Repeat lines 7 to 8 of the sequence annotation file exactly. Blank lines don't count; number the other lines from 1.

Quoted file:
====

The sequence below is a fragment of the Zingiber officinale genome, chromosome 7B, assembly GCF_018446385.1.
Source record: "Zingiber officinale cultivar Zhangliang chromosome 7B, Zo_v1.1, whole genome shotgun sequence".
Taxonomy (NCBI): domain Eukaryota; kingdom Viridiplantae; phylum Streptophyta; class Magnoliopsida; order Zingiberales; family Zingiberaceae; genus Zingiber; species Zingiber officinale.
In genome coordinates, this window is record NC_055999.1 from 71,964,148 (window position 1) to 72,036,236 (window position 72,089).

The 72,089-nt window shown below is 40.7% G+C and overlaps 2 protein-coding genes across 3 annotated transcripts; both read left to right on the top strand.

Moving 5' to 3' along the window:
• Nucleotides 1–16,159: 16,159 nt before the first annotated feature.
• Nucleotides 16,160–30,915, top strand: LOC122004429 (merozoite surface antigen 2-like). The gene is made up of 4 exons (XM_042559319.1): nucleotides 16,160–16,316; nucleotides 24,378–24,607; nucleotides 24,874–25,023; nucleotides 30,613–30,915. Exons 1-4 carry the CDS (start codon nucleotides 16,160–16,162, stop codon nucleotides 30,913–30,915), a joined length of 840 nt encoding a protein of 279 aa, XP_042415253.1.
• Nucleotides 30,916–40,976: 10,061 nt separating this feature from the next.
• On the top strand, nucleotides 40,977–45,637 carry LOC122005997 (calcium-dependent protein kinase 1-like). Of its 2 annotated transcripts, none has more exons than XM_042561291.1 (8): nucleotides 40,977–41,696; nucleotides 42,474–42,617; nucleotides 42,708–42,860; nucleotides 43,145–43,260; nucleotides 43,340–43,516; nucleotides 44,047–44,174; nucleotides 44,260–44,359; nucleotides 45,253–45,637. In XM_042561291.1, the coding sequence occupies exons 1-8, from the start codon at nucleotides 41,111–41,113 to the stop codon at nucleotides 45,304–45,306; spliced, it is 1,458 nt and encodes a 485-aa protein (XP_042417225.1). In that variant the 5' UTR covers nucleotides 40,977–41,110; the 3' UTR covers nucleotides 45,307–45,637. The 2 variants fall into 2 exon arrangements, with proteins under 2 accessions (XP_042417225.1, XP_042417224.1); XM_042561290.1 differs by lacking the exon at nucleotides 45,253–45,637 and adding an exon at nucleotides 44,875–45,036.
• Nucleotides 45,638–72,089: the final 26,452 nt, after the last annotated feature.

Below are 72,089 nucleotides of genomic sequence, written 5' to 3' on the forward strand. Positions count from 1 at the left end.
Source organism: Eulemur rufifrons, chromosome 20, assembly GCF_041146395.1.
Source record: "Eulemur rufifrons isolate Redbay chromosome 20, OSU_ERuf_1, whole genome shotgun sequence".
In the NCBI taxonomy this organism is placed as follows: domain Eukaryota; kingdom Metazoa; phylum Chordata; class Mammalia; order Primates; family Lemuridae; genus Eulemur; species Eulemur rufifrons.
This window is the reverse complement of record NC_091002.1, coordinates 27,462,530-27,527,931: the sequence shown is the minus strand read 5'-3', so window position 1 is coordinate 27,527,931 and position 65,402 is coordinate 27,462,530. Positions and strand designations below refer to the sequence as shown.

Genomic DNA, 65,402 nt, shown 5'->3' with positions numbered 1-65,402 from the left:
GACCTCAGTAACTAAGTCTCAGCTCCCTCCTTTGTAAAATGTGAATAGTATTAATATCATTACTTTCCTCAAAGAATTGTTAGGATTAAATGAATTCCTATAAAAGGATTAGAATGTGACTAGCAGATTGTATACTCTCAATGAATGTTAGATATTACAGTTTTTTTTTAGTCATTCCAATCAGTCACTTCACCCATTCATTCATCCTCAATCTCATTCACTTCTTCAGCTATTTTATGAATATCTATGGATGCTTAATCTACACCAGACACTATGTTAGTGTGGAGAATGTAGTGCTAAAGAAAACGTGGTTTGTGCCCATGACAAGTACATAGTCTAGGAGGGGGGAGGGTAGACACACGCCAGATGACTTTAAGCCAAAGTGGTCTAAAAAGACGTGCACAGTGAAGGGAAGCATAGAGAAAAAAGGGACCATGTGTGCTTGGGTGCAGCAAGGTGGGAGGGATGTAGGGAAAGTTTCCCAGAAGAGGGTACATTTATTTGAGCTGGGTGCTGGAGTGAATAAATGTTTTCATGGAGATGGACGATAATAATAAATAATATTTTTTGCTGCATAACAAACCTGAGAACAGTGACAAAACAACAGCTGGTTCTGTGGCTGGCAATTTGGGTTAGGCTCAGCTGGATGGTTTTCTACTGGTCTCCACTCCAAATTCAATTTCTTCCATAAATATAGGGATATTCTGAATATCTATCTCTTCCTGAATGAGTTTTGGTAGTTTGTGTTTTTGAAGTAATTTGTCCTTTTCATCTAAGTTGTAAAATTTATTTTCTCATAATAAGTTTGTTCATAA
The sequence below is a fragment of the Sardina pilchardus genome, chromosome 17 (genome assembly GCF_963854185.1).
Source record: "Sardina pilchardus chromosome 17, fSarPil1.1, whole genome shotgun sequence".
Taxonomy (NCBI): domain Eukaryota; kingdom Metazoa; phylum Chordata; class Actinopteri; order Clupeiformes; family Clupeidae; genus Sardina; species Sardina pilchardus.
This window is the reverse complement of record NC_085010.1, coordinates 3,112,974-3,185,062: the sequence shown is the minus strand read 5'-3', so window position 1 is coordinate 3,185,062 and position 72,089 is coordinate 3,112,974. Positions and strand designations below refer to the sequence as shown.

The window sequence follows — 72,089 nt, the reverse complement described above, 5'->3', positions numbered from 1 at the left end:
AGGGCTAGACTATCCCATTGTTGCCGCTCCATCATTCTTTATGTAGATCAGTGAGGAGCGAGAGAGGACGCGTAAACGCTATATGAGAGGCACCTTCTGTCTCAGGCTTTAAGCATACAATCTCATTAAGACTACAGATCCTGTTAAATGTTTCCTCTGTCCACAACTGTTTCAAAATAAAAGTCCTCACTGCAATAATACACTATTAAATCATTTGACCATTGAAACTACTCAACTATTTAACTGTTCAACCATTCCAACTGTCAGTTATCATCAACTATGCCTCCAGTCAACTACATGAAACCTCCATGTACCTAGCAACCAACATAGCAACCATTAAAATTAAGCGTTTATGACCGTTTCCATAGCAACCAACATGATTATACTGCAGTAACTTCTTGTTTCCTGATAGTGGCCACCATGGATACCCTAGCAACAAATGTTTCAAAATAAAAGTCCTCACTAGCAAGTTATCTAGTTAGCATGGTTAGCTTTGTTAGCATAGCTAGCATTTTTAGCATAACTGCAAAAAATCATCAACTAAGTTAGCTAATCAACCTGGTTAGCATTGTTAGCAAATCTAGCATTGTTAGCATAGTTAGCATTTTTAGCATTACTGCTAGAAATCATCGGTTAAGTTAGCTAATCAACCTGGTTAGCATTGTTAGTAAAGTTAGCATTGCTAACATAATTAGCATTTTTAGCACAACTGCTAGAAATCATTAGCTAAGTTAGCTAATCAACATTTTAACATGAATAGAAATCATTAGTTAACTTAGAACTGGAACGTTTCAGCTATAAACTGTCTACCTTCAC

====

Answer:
• Nucleotides 1–16,159: 16,159 nt before the first annotated feature.
• Nucleotides 16,160–30,915, top strand: LOC122004429 (merozoite surface antigen 2-like). The gene is made up of 4 exons (XM_042559319.1): nucleotides 16,160–16,316; nucleotides 24,378–24,607; nucleotides 24,874–25,023; nucleotides 30,613–30,915. Exons 1-4 carry the CDS (start codon nucleotides 16,160–16,162, stop codon nucleotides 30,913–30,915), a joined length of 840 nt encoding a protein of 279 aa, XP_042415253.1.